I don't have a dog - just a cat who thinks he's a dog.  He weighs 22 lbs., and likes popcorn and potato chips. 

Here's Mason:

The Pub / Re: Forum Members Pics
« on: November 13, 2009, 02:00:08 PM »
Here's a picture of the family at this year's OktoBEERfest!  I'm the guy in the hat.

Here's a pic of a sampler of the beers we brewed and served.  L to R - Schwarzbier, Altbier, Märzen and Hefeweizen.

The Pub / Re: NASA finds 'significant' water on moon
« on: November 13, 2009, 01:40:49 PM »
I grew up watching the Apollo missions and have always had a fascination with space exploration.  There is a NASA research facility here in the Cleveland area where they developed the heat-resistant tiles for the space shuttles.  And, a guy I grew up with ended up becoming an astronaut and did a space walk to repair the Hubbel Space Telescope on a recent shuttle mission.  And I though making my own beer was cool... :-[ ::)   

The Pub / Re: Lets get to know each other!
« on: November 13, 2009, 01:32:54 PM »
My name is Jim.  I'm 46, and live in Parma, Ohio (a suburb of Cleveland) with my wife of 25 years.  I'm  a senior project manager for an environmental construction and remediation contracting company  I mainly deal with project safety and environmental compliance and inside project management.  Our son (23) is my assistant brewer, recently graduated from college, lives at home, and works for the same company I do as a field project assistant/technician.  Our daughter (21) will finish her undergraduate degree this coming May, then continue to graduate school.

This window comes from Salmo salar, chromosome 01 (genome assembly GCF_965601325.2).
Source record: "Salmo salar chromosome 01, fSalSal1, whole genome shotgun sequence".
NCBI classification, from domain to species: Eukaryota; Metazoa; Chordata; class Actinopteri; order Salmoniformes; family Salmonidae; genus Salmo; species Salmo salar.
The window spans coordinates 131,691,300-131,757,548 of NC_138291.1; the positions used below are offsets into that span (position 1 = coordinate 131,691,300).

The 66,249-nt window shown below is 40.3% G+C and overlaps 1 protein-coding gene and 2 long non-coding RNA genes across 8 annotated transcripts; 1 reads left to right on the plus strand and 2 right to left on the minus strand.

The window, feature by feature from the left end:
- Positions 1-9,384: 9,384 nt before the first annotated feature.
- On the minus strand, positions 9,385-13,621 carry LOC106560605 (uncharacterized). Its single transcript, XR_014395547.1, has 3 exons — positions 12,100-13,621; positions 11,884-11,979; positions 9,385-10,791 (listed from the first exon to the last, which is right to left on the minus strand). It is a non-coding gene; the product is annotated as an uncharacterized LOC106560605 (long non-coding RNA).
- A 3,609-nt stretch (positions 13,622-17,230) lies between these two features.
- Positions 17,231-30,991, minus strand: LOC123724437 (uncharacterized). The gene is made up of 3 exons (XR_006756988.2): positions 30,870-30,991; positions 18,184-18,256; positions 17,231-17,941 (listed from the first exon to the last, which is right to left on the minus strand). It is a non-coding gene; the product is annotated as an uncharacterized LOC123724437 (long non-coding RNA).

I've been brewing just over two years. I did a few extract batches, then switched to all grain.  I am now set up for 10-gallon batches, have a temperature controlled fridge for fermenting and lagering, and have four faucets on a separate serving fridge.  I'm a member of our local brewing club, the Society of Northeast Ohio Brewers ("SNOBs")  I brew all sorts of styles, but especially enjoy brewing German styles for the "OktoBEERfest!" I hold at my house each year.  My latest brewing milestone is that I've begun buying base malt by the sack.

And, despite my best efforts to be a fairly rational person, I remain a Browns fan.... ???